‘You can’t argue with the numbers’: SAPD say ‘hot spot’ policing strategy helped level off violent crime

UTSA’s violent crime reduction plan has finished its first year; SAPD and researchers say it’s a success so far

San Antonio – The San Antonio Police Department and criminologists with the University of Texas at San Antonio say a new “hot spot” policing strategy has helped fight violent crime in the Alamo City.

In a presentation to the Public Safety Committee on Tuesday, Prof. Rob Tillyer from UTSA’s Department of Criminology and Criminal Justice said certain violent crimes leveled off in San Antonio in 2023 after rising for years.

From January to December last year, SAPD adhered to a strategy Tillyer and his colleagues had recommended: having officers visit high-crime areas, sit with their emergency lights on, and sometimes walk around.

“When this plan first rolled out, not a whole lot of people were happy with it because it just seemed too simplistic and — again, quite candidly — kind of boring,” SAPD Chief William McManus said about the view of the strategy within the department. “But the fact of the matter is, it’s working, and I think everybody has gotten used to it by now.”

UTSA Criminologists say certain violent crimes, including murder, aggravated assault, and robbery had been rising for years until leveling off in 2023 when SAPD implemented a 'hot spot' policing strategy. (UTSA)

The UTSA team’s study and planning revolves around a handful of specific crimes: murder, aggravated assaults, robberies of individuals, robberies of businesses, and deadly conduct. Citywide, the criminologists reported that those crimes dropped about 7% compared to 2022, while crime in the hot spot areas fell 34% during the times they were being “treated.”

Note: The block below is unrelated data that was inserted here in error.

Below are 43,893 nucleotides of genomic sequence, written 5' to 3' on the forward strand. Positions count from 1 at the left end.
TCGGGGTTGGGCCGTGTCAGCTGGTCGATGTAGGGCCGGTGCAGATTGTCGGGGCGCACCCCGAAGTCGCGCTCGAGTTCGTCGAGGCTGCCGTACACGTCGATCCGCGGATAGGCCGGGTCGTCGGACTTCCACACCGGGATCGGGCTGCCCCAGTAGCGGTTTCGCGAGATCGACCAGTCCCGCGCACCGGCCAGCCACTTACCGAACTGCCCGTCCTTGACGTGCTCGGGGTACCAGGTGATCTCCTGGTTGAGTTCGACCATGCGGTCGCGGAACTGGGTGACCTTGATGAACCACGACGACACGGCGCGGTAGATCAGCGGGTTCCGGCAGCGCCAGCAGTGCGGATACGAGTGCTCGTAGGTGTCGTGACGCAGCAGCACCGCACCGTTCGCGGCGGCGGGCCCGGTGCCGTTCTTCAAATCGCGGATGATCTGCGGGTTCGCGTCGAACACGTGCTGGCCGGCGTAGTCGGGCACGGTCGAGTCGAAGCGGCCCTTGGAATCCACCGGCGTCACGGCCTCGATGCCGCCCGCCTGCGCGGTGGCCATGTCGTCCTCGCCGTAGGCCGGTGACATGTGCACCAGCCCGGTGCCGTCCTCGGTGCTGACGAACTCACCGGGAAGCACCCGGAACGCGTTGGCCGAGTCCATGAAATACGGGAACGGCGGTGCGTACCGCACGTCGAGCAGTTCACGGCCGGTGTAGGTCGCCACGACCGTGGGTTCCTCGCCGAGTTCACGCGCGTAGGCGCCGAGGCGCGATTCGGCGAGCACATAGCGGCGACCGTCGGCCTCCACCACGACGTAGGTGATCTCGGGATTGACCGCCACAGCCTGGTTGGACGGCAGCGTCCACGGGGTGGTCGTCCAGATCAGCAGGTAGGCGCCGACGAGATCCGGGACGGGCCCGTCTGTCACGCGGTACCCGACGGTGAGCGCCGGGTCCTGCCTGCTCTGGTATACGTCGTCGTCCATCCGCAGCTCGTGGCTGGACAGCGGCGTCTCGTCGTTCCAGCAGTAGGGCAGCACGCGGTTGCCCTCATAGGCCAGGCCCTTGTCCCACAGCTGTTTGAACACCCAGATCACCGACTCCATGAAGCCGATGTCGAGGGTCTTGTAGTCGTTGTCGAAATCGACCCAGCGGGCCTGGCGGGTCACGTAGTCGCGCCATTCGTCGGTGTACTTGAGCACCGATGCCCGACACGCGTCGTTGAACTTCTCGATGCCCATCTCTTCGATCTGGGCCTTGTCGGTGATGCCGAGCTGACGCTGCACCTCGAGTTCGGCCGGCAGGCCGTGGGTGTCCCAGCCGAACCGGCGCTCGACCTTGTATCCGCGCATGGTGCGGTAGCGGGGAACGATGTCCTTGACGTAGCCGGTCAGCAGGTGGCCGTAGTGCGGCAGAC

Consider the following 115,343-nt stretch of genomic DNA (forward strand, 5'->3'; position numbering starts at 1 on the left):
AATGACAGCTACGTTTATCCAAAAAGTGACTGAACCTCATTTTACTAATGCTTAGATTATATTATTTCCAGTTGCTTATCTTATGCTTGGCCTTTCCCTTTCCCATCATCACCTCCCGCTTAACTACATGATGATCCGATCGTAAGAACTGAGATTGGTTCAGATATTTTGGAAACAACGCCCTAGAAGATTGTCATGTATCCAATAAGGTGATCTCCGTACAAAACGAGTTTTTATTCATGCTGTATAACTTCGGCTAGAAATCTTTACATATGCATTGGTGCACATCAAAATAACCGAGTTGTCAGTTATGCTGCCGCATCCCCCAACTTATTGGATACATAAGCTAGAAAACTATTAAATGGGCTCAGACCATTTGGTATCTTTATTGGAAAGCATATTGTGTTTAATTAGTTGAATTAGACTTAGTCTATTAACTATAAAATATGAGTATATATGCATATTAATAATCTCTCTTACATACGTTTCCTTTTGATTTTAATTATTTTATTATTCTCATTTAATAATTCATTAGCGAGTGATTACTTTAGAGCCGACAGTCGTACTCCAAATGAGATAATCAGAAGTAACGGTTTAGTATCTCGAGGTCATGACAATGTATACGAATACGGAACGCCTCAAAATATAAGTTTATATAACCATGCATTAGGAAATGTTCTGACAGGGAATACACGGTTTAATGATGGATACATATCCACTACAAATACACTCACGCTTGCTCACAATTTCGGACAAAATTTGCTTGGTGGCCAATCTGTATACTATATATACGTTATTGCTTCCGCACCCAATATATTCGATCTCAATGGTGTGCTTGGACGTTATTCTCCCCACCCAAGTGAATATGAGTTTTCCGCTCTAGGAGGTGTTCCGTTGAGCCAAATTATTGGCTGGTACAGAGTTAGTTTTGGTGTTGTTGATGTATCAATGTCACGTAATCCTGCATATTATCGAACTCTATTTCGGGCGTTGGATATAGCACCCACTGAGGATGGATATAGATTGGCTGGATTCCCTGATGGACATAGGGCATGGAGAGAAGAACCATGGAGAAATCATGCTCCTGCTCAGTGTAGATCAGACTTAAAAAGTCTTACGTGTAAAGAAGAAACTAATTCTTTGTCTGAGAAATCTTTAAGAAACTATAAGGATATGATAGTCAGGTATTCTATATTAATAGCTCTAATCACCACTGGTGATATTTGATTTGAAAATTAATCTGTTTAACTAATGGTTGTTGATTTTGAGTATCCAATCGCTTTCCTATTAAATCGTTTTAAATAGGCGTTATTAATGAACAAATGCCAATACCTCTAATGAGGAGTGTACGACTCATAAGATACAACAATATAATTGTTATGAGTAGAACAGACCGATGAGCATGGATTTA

The average number of incidents each month for four of the five categories dropped between 2022 and 2023, Tillyer said. Business robberies saw a small increase, from an average of 33 robberies a month to 34.

From January to December, Tillyer estimated police had tackled about 130 to 140 individual hot spots — grid areas of 100 meters by 100 meters — over the year, some of them multiple times.

“I would say that there is no doubt that it is having an intended effect on reducing violent crime, yes,” Tillyer told committee members.

McManus echoed that sentiment, later telling reporters, “You can’t argue with the numbers.”

But Tillyer also said he didn’t want to imply “that somehow this particular strategy in and of itself is wholly responsible for the reductions.”

It was a sentiment that District 2 Councilman Jalen McKee-Rodriguez said he appreciated. The councilman, who represents the East Side, said the city has “so many other huge investments” attacking the root causes of problems, including crime.

Speaking with reporters after the meeting, McKee-Rodriguez pointed to the city’s mental health response program, SA Core, investments in job training, and mental health resources.

“And so to evaluate or judge success in a silo doesn’t feel like we’re getting to the crux of it. There’s still a lot of distrust in the community that a program like this is going to yield long-term results,” he said.

The city began working with UTSA more than two years ago to develop a strategic plan to reduce violent crime.

The hot spot approach is the first phase. A second phase is meant to tackle the underlying issues that cause recurring problems in a particular area.

The city is still working out the specifics for the second phase, though it plans to focus on the 1300 block of Rigsby Avenue.

Conversations have only recently begun concerning a third phase that would have the city try to engage people who have been victimized or who have a history of violence and deter future violence.

But both phases will be “layered” onto the existing hot spot approach. And, even once all three phases have been implemented, McManus doesn’t see an end to the plan anytime soon.

“Once we get the mold in place, which is what we’re doing right now, it’s probably going to continue in perpetuity, at least for a while,” he told reporters.


Communities in high crime areas push for more resources

SAPD, UTSA Prof. say violent crime plan bearing fruit

About the Authors

Garrett Brnger is a reporter with KSAT 12.

Before starting at KSAT in August 2011, Ken was a news photographer at KENS. Before that he was a news photographer at KVDA TV in San Antonio. Ken graduated from San Antonio College with an associate's degree in Radio, TV and Film. Ken has won a Sun Coast Emmy and four Lone Star Emmys. Ken has been in the TV industry since 1994.

Recommended Videos